fried green tomatoes

Set up a dredging station:

Pan 1: All Purpose flour

Pan 2 :1 cup of buttermilk 1-2 eggs whisked in

Pan 3: This is where you get a little creative:

Then slice up the green tomatoes about 1/2 inch thick. This thickness allows for a crispy crust and tender interior.

Heat canola or peanut oil to 350 degrees in a frying pan, about 1  1/2 inches deep.

Dredge the tomato slices in the flour, then the buttermilk mixture, making sure that the entire slice is covered in liquid.

Finally dredge the slices in the seasoned flour, making sure that all surfaces are covered.

Place in the frying pan, taking care not to crowd. fry till crispy and golden brown on each side and remove to a rack to drain. Repeat.

They can be served with a remoulade sauce, sweet chile sauce or put them on a BLT! They are even good cold.

Fried Green Tomatoes and Remoulade

Carolina Peach Pie

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Peach Pie

Peach Season is here! Nothing can compare to peaches grown in South Carolina and Georgia and this is the time of year when they are at their peak. Beautiful soft orbs of sweet juicy fruit, which are naturally bright and beautiful can be utilized in many ways. I grill them, make chutney, jam them, eat in hand, freeze at least 20# to use for winter and of course make peach pies among other things. This pie is one of my favorites, the other style is a glazed peach pie, which I will be making soon. This one is so easy and delicious.

Carolina Peach Pie

1 recipe of pie dough for a double crust pie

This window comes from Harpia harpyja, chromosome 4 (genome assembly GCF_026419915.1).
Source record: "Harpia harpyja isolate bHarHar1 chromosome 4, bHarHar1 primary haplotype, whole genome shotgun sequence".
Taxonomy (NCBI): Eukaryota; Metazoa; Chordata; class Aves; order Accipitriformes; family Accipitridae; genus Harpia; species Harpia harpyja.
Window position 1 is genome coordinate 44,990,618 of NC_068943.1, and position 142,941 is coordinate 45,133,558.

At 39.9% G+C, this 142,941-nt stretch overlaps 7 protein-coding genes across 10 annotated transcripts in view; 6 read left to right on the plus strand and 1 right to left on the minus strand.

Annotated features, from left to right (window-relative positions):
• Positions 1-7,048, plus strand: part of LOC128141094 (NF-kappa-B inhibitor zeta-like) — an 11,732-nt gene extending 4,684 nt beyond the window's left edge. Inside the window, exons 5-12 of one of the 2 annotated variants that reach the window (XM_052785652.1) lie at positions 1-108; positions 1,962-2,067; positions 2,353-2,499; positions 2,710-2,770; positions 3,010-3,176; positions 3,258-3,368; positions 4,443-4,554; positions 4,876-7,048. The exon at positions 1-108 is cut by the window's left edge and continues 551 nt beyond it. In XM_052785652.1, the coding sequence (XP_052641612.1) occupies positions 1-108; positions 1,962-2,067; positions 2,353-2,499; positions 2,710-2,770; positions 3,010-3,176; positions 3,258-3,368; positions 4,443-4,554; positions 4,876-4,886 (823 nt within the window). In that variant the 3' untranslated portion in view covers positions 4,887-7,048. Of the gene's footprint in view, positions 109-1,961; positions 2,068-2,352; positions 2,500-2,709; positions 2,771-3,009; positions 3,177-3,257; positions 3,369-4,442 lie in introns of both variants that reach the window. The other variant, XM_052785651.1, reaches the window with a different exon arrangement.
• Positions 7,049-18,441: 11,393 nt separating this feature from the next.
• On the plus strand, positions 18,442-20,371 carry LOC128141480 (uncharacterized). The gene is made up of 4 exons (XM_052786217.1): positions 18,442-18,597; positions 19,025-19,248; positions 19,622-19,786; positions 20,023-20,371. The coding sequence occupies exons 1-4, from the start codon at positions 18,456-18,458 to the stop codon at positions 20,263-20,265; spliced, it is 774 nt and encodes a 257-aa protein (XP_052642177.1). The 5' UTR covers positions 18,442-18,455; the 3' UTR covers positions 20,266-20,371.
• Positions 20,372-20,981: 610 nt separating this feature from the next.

10-12 large ripe peaches

2 tablespoons lemon juice

1 cup of sugar

5 grinds of TSTE Baker’s Secret (cocoa nibs, vanilla turbinado sugar, cinnamon, maple syrup granules, ginger, nutmeg)

1/4 cup of all purpose flour

1/4 cup (1/2 stick) of butter cut into slivers

2 tablespoons of TSTE Coconut Sugar or extra fine white sugar

1 egg beaten with a teaspoon of water

Pre-heat oven to 400 degrees

Peach Pie for the ready

Make an x in the bottom of the peaches, dunk in boiling water for 5 seconds and immediately plunge into ice water. Using a paring knife, pull off the skins. Cut the peaches into bite size pieces and layer with lemon juice sugar as you cut. When all of the peaches are sliced, stir and let sit for 10 minutes while you roll out the crust.

  • Using a spoon, pour off excess juice. Stir in the flour and Baker’s Secret.
  • Pile the peaches into the bottom crust so that the peaches are mounded high.
  • Add slivers of butter all around the peaches.
  • Put the top crust on.
  • Brush on the egg wash, covering the whole top crust
  • Sprinkle with Coconut Sugar
  • Make 3 slits in the top of the pie for steam to escape
  • Place on a foil lined cookie sheet
  • Make a cuff of foil to go around the edge of the pie (this prevents burning)and put into the oven on the center rack.

After the pie has baked for 30 minutes at 400, reduce the heat to 350 and bake another 30-40 minutes, until the crust is golden. Remove and cool. Allow the pie to rest for at least 40 minutes before slicing.

 

Big Daddy Does Pho

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Pho 3

Big Daddy makes a few cooking attempts to ease my busy schedule. Last night he hit a homerun. Pho (pronounced FA), the simple (yet complex) Vietnamese Street food charmed him when we lived in Hawaii. He is not one for exotic flavors, so this surprised me a bit. Since then we have been to several restaurants here in Charleston that serve Pho. He decided to make it and it was an astounding winner. We paired it with a Belgian Ale and that was a fantastic match too. We had some leftover rare beef (tri-tip) so he froze it and sliced it thinly. I usually ask for my meat on the side when ordering Pho in restaurants, I don’t like it over cooked. We have enough broth for at least two more meals.

ready for soup

Pho 

INGREDIENTS:

Soup
4 quarts beef stock (homemade is best)
1 large onion, sliced into rings
6 slices fresh ginger root or galangal if you can get it